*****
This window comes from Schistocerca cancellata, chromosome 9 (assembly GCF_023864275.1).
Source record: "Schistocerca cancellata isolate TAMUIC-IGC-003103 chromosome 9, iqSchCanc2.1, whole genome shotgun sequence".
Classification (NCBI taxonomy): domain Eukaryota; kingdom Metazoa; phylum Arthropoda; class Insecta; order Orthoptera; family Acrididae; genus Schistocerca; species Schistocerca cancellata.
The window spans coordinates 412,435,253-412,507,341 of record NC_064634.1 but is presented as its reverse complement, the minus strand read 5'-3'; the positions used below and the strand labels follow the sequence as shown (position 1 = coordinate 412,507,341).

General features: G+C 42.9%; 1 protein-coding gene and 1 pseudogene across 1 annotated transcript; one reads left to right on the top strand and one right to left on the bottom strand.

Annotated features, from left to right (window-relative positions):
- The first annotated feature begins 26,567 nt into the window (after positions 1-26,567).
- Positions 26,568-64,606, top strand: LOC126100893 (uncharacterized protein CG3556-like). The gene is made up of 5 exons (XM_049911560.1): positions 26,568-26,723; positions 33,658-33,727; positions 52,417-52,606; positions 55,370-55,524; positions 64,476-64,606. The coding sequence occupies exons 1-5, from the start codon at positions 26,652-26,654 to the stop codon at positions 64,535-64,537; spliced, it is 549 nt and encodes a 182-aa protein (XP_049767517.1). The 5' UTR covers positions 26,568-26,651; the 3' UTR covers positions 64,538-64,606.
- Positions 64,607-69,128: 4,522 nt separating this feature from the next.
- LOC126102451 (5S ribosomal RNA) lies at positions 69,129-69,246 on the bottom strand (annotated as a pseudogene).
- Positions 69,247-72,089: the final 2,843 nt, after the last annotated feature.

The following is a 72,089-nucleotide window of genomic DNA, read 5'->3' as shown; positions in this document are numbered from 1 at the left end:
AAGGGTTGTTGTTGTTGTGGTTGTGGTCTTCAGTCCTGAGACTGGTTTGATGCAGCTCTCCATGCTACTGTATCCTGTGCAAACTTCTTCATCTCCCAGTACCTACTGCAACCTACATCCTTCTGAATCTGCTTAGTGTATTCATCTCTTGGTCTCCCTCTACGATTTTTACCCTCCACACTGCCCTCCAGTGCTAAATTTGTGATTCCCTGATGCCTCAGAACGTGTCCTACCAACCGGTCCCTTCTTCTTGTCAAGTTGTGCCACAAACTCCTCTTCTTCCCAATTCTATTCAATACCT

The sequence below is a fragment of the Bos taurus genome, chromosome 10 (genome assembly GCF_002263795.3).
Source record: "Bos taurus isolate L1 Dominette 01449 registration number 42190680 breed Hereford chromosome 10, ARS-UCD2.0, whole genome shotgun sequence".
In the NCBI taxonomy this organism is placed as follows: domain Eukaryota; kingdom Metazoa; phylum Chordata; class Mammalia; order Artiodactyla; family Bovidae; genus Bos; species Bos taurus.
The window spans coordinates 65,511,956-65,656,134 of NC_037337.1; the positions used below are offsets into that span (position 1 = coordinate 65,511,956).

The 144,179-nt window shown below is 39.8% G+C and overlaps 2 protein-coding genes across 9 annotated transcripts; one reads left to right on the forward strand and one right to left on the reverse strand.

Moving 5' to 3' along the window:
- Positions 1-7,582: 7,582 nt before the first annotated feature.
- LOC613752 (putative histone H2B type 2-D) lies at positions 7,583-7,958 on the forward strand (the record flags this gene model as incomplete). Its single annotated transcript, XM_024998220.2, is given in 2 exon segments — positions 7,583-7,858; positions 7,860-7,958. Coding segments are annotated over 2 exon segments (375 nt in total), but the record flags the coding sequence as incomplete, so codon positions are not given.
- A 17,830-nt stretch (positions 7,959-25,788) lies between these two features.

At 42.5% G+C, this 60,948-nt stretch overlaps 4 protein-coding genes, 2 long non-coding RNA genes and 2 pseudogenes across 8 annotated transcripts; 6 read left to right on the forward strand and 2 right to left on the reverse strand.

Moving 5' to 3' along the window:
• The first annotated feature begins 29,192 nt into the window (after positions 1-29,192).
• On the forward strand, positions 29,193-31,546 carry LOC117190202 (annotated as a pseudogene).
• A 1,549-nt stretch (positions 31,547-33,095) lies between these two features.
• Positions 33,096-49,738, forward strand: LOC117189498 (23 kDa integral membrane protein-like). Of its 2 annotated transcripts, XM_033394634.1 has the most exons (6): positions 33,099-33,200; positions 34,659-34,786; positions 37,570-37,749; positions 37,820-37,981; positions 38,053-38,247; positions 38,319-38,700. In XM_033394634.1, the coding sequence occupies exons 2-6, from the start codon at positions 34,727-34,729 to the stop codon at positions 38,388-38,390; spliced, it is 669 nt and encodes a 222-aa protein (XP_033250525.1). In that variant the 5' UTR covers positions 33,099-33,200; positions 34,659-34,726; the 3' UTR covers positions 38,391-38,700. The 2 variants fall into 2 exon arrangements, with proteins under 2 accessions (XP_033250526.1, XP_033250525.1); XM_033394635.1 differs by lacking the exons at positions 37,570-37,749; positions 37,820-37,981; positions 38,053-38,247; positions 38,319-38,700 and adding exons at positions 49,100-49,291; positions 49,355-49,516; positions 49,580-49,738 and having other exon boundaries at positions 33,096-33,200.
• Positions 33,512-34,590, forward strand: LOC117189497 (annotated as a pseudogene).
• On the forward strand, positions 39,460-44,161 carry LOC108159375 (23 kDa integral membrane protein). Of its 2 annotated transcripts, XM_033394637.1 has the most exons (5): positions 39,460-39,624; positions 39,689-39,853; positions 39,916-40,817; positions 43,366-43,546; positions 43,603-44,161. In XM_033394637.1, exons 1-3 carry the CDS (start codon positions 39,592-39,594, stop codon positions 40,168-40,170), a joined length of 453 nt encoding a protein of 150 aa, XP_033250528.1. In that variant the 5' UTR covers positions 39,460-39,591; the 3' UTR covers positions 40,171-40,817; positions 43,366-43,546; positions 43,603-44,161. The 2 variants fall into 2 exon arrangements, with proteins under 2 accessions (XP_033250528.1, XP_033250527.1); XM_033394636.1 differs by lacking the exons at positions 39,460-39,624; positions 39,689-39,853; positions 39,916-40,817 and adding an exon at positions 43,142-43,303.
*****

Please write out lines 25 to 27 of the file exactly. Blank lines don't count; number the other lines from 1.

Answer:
• The first annotated feature begins 29,192 nt into the window (after positions 1-29,192).
• On the forward strand, positions 29,193-31,546 carry LOC117190202 (annotated as a pseudogene).
• A 1,549-nt stretch (positions 31,547-33,095) lies between these two features.